EWN is about courage. At EWN we believe that as we inspire, empower and support women to realise their potential, they will not only contribute to brand Ghana through their success but also create platforms for other people to succeed. Ghana’s success lies in the success of her people.

Let me share two stories I culled from the ‘Humans of New York’ Facebook page. They are two stories of real Ghanaians. The first story is one of youthful hope while the second is one of someone who has had to find their own hope.

The first story:

“My father wants me to work in government, but I think there are plenty of problems we can solve ourselves.  So I’d rather be an entrepreneur.  Two issues we have in this country are erratic power and excess trash.  So recently I’ve been dreaming of a waste-to-energy plant.  It could be a solution to both problems.  I’ve been researching on the Internet for months.  The technology exists.  But this morning I had a meeting with the electric company, and they told me the power supply is currently stable.  There isn’t a market for extra energy.  So I’m feeling a little disappointed. But I’m going to explore other ideas.  I’m also researching methods to manufacture furniture with leftover sugarcane fibre.  I just want to do something about all this waste.  It makes me so angry.  Our gutters are filled.  Our bins are overflowing.  I’ve been carrying this trash for a mile because there’s nowhere to put it.  And nobody feels responsibility for the problem.  In the village where I grew up, everything was clean.  Because everyone viewed the land as their own.  I wish we’d view our entire country like that.  Personally, I don’t want anyone calling Ghana dirty”

The second story:

“I was eighteen years old.  I went out one night with a male cousin and his friends.  I felt safe with him.  But he gave me a drink and I started to not feel like myself.  He took me home to his house.  It was dark inside and I could hear people moving around.  I heard murmuring in the shadows.  I tried to lock myself in the washroom.  But they beat down the door.  It lasted all night.  They took turns.  I was still a virgin when it happened.  I had goals for myself.  I’d started reading at a very young age.  I wanted to go to school.  But that night everything changed.  I didn’t leave my bedroom for months.  I wasn’t going to tell anyone.  But unfortunately for me, I got pregnant.  I was forced to tell my family.  My father didn’t believe me.  He said: ‘If you’re old enough to get pregnant, you’re old enough to live on your own.’  He kicked me out of the house.  He told me: ‘You’ve used your body once.  You can use it again.’  I had to beg on the street.  I’d go for days without eating.  I hid in the bushes outside my house and begged my siblings for food.  But they avoided me like I was a disease.  I had to abort the baby.  I wasn’t mad at the child, but I had no choice.  I was completely alone.  That was twenty years ago, and I survived.  I’m financially comfortable now.  And maybe I’ve found some peace.  But I’ve never healed.  I don’t want anyone in my life.  I got married once but even then I felt alone.  I’ll always lived like I have nobody.  I’ve made a few friends, but in the back of my mind, I’m on my own.  Because I don’t want to feel vulnerable.  I don’t want to feel weak.  I don’t want to cry.  I don’t ever want to need anyone again.”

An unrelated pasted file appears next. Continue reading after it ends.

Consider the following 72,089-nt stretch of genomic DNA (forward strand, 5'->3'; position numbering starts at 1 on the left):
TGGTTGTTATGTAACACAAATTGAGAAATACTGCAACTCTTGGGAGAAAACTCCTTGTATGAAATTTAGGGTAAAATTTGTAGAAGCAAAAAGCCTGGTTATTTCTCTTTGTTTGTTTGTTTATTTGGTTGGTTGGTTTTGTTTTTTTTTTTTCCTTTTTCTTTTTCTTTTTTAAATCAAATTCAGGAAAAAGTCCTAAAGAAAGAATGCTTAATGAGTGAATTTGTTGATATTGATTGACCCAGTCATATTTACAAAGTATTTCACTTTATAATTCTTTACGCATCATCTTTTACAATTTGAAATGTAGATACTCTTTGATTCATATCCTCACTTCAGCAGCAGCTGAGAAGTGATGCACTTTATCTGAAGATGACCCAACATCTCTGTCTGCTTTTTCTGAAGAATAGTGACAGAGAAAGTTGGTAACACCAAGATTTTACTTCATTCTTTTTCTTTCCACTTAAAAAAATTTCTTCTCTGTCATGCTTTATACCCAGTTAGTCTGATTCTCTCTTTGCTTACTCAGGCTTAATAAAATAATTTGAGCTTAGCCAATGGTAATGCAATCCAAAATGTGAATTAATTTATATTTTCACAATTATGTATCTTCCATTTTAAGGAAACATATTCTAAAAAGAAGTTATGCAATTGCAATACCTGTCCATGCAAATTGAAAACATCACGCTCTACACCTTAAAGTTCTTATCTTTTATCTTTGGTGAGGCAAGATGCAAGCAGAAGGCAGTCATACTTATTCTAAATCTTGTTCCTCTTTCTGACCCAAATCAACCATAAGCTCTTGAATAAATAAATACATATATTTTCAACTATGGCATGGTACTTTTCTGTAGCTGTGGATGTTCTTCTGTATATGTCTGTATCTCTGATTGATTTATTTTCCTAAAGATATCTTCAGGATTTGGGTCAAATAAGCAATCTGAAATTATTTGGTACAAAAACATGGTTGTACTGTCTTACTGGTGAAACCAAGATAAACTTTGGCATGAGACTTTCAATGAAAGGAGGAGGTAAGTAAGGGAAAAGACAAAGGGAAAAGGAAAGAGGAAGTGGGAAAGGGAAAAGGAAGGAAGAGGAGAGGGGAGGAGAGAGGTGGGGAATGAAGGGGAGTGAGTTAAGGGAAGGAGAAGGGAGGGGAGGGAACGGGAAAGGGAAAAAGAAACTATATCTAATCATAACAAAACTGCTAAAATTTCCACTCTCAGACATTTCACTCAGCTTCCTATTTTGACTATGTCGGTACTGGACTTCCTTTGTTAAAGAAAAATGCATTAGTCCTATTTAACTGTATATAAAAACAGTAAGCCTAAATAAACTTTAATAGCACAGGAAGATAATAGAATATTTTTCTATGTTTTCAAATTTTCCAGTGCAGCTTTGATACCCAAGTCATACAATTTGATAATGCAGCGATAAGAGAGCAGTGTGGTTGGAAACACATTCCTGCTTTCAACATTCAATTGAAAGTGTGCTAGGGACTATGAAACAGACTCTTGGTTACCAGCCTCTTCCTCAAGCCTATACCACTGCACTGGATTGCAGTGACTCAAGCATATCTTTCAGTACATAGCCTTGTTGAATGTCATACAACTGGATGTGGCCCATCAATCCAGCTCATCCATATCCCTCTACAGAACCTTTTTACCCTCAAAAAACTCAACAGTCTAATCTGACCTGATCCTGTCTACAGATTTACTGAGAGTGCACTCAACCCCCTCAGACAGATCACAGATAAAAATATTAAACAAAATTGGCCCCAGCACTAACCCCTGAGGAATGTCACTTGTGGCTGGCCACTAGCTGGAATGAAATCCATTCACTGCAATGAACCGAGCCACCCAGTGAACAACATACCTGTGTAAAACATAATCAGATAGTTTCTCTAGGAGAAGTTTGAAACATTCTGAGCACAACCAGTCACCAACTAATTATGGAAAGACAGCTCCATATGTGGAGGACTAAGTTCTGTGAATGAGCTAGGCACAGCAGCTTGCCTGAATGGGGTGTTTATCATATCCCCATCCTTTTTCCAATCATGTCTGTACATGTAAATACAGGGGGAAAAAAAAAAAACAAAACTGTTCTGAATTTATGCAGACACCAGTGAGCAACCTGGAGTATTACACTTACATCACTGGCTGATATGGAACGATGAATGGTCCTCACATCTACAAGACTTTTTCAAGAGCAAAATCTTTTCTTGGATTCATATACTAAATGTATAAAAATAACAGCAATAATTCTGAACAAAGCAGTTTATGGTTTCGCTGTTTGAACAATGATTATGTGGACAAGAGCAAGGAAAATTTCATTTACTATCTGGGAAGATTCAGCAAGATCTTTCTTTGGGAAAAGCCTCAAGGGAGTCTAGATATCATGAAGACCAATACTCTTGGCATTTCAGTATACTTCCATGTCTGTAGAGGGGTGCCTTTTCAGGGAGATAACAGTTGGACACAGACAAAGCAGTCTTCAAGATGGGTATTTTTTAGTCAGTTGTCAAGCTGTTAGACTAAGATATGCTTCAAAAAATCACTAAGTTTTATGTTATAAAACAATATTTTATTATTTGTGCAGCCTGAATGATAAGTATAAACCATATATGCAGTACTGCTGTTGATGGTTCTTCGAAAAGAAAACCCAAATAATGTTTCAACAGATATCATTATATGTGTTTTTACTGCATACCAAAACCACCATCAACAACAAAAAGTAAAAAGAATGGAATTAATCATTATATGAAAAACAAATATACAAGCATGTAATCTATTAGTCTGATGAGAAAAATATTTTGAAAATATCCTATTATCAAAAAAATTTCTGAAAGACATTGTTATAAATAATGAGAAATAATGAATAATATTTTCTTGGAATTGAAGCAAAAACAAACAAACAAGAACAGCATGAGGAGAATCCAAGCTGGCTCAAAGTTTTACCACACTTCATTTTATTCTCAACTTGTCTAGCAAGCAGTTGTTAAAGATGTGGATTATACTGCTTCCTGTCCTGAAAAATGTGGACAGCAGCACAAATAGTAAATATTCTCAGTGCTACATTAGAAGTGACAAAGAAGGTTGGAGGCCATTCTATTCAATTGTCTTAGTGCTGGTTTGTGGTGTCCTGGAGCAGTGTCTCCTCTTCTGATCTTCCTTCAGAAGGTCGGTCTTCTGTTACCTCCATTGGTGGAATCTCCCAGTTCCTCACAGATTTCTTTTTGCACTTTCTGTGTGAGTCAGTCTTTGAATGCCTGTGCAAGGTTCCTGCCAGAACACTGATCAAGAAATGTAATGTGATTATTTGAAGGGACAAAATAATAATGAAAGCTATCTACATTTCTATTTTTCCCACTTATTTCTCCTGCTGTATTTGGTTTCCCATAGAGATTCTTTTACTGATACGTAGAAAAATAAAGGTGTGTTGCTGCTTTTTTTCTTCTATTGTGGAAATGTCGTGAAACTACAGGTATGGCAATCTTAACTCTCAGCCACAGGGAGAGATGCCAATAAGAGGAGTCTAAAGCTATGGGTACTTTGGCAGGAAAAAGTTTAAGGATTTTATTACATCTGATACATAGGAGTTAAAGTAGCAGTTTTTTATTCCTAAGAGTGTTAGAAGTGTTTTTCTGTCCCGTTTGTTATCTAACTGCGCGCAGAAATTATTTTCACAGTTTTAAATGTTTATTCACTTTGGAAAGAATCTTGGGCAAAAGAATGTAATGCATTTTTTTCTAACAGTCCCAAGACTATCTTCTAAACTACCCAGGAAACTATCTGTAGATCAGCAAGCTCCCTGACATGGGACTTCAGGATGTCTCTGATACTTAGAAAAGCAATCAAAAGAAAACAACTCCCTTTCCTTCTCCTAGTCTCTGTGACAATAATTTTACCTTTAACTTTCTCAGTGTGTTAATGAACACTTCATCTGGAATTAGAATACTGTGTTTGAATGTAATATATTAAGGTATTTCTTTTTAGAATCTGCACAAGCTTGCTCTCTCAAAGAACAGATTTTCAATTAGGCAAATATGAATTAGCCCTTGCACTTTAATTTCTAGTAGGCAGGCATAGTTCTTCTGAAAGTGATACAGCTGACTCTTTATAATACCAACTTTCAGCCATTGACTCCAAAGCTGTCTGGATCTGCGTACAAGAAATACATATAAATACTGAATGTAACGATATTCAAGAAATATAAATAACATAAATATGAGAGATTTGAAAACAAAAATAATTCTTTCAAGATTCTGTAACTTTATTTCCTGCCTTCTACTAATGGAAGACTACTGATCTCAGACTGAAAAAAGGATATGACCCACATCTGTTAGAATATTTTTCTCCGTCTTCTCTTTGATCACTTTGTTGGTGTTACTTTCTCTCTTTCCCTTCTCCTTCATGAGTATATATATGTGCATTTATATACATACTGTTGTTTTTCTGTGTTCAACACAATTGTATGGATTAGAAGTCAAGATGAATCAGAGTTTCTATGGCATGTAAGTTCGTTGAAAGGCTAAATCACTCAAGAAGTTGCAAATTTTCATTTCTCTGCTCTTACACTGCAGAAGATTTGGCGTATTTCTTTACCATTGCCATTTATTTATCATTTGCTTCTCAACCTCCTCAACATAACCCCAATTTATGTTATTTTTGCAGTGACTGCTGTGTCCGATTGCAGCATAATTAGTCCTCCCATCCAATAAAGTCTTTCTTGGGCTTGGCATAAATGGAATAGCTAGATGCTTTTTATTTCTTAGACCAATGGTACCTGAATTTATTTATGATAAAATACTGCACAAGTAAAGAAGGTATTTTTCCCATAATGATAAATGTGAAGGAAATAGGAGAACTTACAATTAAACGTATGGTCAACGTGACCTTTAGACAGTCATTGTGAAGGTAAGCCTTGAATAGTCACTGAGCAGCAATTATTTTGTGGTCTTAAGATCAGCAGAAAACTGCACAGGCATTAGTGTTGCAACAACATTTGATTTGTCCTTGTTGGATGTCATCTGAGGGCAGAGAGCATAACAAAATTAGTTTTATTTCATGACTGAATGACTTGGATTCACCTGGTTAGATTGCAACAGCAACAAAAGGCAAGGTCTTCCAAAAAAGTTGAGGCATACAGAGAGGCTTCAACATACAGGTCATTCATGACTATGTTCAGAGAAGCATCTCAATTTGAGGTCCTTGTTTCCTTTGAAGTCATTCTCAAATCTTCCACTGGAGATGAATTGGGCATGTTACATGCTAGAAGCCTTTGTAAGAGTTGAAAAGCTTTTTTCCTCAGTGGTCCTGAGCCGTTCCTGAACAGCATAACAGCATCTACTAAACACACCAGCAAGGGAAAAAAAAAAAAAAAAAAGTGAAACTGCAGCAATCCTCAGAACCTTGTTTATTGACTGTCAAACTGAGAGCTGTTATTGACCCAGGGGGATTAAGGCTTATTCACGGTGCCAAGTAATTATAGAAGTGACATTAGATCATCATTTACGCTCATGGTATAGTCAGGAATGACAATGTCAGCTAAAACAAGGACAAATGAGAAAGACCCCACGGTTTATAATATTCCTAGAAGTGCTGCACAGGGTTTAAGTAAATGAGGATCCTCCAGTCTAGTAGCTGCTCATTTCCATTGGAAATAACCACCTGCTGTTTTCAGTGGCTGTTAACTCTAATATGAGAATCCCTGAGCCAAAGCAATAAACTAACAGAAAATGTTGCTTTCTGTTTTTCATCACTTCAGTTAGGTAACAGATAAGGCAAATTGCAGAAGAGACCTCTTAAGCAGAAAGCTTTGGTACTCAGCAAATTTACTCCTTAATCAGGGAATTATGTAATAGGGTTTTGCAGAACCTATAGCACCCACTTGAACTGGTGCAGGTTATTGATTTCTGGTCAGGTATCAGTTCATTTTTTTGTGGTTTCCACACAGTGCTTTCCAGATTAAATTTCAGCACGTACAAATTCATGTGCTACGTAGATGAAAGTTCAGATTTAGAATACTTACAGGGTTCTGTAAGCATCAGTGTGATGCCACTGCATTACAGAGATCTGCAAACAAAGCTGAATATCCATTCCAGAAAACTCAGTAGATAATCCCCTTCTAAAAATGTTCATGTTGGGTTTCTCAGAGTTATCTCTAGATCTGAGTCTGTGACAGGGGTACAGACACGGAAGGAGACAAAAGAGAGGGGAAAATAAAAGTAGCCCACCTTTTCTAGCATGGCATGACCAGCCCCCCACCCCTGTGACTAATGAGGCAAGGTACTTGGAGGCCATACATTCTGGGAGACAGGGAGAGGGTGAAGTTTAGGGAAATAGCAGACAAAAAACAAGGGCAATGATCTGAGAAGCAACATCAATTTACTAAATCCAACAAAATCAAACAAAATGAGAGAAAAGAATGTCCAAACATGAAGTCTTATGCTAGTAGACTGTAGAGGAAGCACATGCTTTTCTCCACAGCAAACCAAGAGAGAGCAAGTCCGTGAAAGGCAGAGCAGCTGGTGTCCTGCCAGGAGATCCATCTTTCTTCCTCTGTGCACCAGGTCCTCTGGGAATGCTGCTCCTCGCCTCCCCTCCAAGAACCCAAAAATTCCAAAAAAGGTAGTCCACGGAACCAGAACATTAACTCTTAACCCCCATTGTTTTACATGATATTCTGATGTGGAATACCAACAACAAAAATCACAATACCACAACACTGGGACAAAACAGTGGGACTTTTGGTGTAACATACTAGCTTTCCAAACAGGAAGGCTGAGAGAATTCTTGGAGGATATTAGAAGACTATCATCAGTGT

A story of hope and another of isolation. No Ghanaian should be left behind and we each have a responsibility in making that possible. We each must play a role in prospering Ghana by helping the Ghanaian to prosper. We need each other to do so! We are each other’s ambassador and cheerleader.